Finally US tariffs on $200bn in Chinese goods take effect, The tit-for-tat moves are the latest escalation in trade war between the world’s two largest economies.
A new round of tariffs between China and the United States came into effect on Monday in further escalation of the ongoing trade row between the world’s two largest economies.
The US tariffs will affect Chinese products including food seasonings, baseball gloves and parts for industrial machinery, while US-made chemicals, clothes and car parts will be subject to the Chinese levies.
On September 17, US President Donald Trump said he would impose 10 percent tariffs on about $200bn worth of Chinese products, prompting retaliatory measures from Beijing.
In a statement the following day, the Chinese finance ministry said it “had no choice but to respond with its own tariffs,” which fall at five or 10 percent and affect some 5,200 US products.
China also announced it was lodging a new complaint with the World Trade Organization in its tariffs battle with the US.
The two sides already traded tariffs on $50bn worth of goods from each country earlier this summer.
On Thursday, in a first, the Trump administration imposed sanctions on a unit of China’s defence ministry for buying fighter jets and missiles from Russia.
Trump has warned tariffs would increase to 25 percent by January 1 unless the US and China reach a trade deal, which was expected to be reached at a meeting in Washington, DC later this month.
But, China on Saturday scrapped its trade talks with the Trump administration, and is unlikely to hold any meeting before the mid-term elections in the US due in November.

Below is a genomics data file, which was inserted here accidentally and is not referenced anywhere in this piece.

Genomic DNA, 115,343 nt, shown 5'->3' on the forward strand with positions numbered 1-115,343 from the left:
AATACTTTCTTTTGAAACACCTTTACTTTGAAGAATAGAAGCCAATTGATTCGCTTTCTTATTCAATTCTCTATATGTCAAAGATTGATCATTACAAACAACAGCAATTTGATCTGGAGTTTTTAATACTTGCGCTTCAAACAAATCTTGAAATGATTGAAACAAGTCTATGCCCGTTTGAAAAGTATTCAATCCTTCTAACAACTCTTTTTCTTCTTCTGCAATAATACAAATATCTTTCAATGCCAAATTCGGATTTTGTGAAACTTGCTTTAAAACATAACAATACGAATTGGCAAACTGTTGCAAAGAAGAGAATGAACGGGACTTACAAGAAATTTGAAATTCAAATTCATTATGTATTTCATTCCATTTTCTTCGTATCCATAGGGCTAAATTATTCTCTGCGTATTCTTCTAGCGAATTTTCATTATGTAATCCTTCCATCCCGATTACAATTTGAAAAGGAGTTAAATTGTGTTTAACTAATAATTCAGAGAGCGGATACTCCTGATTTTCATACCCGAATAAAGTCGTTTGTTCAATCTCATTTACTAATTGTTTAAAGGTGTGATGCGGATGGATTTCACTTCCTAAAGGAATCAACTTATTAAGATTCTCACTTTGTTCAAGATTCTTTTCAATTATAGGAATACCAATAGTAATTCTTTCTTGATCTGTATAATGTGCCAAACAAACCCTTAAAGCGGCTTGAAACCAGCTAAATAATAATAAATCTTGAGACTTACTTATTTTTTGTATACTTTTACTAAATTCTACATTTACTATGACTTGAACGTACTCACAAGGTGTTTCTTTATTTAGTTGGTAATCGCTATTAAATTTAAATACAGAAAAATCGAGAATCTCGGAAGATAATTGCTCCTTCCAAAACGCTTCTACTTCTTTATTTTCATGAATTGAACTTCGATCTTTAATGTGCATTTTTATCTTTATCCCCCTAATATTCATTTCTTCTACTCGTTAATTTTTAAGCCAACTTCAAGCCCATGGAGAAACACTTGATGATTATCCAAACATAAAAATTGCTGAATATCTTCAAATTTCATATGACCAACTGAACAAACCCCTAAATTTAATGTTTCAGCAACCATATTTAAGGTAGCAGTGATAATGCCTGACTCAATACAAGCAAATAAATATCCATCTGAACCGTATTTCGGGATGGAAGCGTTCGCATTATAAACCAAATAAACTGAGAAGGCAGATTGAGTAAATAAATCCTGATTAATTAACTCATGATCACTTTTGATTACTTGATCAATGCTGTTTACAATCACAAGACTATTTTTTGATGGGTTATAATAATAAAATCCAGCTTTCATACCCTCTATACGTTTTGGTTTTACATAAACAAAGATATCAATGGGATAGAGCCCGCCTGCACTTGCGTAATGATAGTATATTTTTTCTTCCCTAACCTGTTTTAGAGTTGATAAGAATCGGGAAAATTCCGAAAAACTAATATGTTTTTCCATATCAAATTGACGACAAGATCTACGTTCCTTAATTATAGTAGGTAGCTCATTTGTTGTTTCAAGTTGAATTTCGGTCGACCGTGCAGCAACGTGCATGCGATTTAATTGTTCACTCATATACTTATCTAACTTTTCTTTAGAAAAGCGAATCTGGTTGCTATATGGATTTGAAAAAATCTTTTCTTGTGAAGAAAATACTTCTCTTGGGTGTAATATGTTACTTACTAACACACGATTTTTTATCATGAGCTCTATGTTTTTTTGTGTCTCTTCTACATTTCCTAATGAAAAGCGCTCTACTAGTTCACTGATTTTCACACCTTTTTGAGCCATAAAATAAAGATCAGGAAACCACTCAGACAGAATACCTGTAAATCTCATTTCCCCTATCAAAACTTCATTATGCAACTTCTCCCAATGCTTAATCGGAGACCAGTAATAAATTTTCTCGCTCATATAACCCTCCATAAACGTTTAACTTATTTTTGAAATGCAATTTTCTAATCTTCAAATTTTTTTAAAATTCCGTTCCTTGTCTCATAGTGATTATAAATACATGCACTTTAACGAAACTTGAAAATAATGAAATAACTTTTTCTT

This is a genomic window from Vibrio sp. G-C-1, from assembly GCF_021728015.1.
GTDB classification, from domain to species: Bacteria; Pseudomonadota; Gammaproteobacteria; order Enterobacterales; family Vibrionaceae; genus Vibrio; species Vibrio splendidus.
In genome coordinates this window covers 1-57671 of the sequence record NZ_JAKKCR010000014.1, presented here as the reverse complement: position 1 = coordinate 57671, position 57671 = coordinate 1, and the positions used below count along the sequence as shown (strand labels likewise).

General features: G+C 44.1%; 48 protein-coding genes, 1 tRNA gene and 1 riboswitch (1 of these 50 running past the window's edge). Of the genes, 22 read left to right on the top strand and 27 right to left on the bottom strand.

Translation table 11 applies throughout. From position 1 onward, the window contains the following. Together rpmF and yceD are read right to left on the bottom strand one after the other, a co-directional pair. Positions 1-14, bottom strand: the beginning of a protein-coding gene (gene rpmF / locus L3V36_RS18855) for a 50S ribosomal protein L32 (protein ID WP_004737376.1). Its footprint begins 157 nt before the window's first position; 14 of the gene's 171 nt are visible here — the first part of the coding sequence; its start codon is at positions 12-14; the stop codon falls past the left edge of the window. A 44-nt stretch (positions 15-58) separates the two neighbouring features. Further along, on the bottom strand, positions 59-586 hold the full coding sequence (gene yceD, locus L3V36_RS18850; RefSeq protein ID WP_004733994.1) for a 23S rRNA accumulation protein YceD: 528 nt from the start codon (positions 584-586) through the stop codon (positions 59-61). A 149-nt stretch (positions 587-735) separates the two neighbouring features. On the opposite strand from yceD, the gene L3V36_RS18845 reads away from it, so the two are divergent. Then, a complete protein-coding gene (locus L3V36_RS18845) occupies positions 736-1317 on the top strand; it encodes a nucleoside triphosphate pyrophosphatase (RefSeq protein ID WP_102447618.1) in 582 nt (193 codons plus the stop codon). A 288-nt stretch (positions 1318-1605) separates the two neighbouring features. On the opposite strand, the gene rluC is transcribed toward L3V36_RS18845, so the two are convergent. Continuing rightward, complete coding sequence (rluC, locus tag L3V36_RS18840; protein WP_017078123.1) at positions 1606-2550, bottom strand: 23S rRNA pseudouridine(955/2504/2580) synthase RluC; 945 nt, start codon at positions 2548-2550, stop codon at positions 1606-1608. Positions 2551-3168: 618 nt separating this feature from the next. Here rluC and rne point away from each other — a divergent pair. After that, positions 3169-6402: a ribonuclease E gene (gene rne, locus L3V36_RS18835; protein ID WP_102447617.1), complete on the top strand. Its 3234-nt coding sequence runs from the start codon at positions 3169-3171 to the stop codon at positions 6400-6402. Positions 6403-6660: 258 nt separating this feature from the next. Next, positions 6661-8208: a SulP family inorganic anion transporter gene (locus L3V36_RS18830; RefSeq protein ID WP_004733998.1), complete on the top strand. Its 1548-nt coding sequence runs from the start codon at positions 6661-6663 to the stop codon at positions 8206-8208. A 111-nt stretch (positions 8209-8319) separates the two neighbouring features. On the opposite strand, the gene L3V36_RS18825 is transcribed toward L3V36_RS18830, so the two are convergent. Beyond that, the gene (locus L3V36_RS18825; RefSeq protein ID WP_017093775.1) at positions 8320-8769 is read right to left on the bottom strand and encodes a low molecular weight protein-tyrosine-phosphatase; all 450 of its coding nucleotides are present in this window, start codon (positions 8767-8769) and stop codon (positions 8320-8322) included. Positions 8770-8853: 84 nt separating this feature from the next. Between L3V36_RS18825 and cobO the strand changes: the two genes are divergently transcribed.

Trump has said the US tariffs are designed to force a change in Chinese trade policies, which he says pose “a grave threat to the long-term health and prosperity of the United States economy”.
In an interview with Fox News on Sunday, Secretary of State Mike Pompeo said that the US is “going to win” the so-called trade war.
“We’re going to get an outcome which forces China to behave in a way that if you want to be a power – a global power – transparency, rule of law, you don’t steal intellectual property,” he said.
Previous US administrations have accused China of stealing technology by forcing firms to reveal secrets as a condition to operate in the Chinese economy.
Greg Swenson, founding partner at Brigg Macadam, a mergers and acquisitions consultancy firm told Al Jazeera’s Counting the Cost programme that while tariffs might not be the best approach, the US is attempting to resolve an acknowledged issue.
“Theft of [intellectual property] is clearly a violation of free and open market. I think there are other ways to deal with this, rather than getting into a trade war, but in this case it seems to be the only way that’s going to get anybody’s attention. I’m not sure it’s being perfectly executed […] but I think something clearly has to be done,” he said.
More to come?
Trump has warned any retaliatory measures from China would force the US to “immediately pursue phase three”, which is tariffs on $267bn of additional imports.
China’s finance ministry said it will respond accordingly if the US further increases taxes. Beijing had previously warned it would target $60bn in US goods if Trump made good on his threat to impose the new tariffs. The lower Chinese figure highlights Beijing’s inability to match the US dollar-for-dollar in a tariff war.
On Sunday, in a bid to promote a business-friendly image, Chinese Premier Li Keqiang said the country would cut import and export costs for foreign firms.
“We must strive to improve the business environment and reduce costs for foreign exports by a third, lower customs fees and reduce the time needed to get customs clearance, the government said in a statement.
The US imported about $500bn worth of products from China last year, compared with $130bn in US goods imported by the Asian country.